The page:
The FHA’s waterfall framework is not static, however. It has been revised multiple times over the years to adapt to economic conditions. Over the past several years, there were significant updates and revisions in response to the COVID-19 pandemic to provide more flexible options for struggling homeowners. To ensure compliance and provide the most effective assistance to borrowers, it’s critical for mortgage servicers to stay updated on the latest FHA policies. Yet this is no simple task. In addition, the need to respond quickly to changing market conditions meant that some procedural changes have caused conflicting goals and confusion.

For example, servicers are given an overall tier ranking score that impacts the rate of claim reimbursement and loss mitigation incentive fees. One category that is evaluated is the rate at which loans reinstated by loss mitigation redefault. Servicers would utilize the budget information submitted by the borrower in their loss mitigation application to assure the borrower could afford the proposed payment and counsel the borrower on discretionary spending that could lead to a redefault. The latest streamlined FHA processes remove any ability for the servicer to manage future redefaults. Not just because they no longer have data to evaluate the borrower’s financial condition, but there are no limits to how often a borrower may request assistance. Previous rules stated that the borrower could not qualify for a major workout (FHA HAMP) within 24 months of the last reinstatement by HAMP. There is no such rule now. So servicers are seeing repeated redefaults within a short period of time.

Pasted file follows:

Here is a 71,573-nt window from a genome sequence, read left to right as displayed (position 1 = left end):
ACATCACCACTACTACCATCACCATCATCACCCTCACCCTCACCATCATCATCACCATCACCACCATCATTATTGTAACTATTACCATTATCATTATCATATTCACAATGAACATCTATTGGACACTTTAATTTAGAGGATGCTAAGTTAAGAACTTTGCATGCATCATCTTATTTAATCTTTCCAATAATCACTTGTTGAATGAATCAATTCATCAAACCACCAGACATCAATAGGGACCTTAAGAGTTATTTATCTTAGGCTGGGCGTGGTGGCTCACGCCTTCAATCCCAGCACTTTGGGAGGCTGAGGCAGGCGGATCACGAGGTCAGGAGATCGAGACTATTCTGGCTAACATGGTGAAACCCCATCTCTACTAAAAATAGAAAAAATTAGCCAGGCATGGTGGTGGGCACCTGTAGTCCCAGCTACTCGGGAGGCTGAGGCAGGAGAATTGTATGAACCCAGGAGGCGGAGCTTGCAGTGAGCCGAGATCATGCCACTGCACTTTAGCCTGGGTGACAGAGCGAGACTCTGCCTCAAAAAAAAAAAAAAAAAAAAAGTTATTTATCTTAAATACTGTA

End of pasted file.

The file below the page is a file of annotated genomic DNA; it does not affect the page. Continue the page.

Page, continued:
FHA will either need to remove the redefault consideration in its future tier ranking or give servicers flexibility to move beyond the streamlined process if they feel it is in the best interests of the FHA fund.

NewsLink: What drives FHA’s policymaking?

Schmidt: FHA’s policymaking is driven by a variety of factors, including the need to maintain the stability and integrity of the housing market, protect consumers and ensure the agency’s financial viability. Changes in technology and industry practices can also prompt policy changes as well. However, one major factor is Ginnie Mae, which also operates under the umbrella of HUD.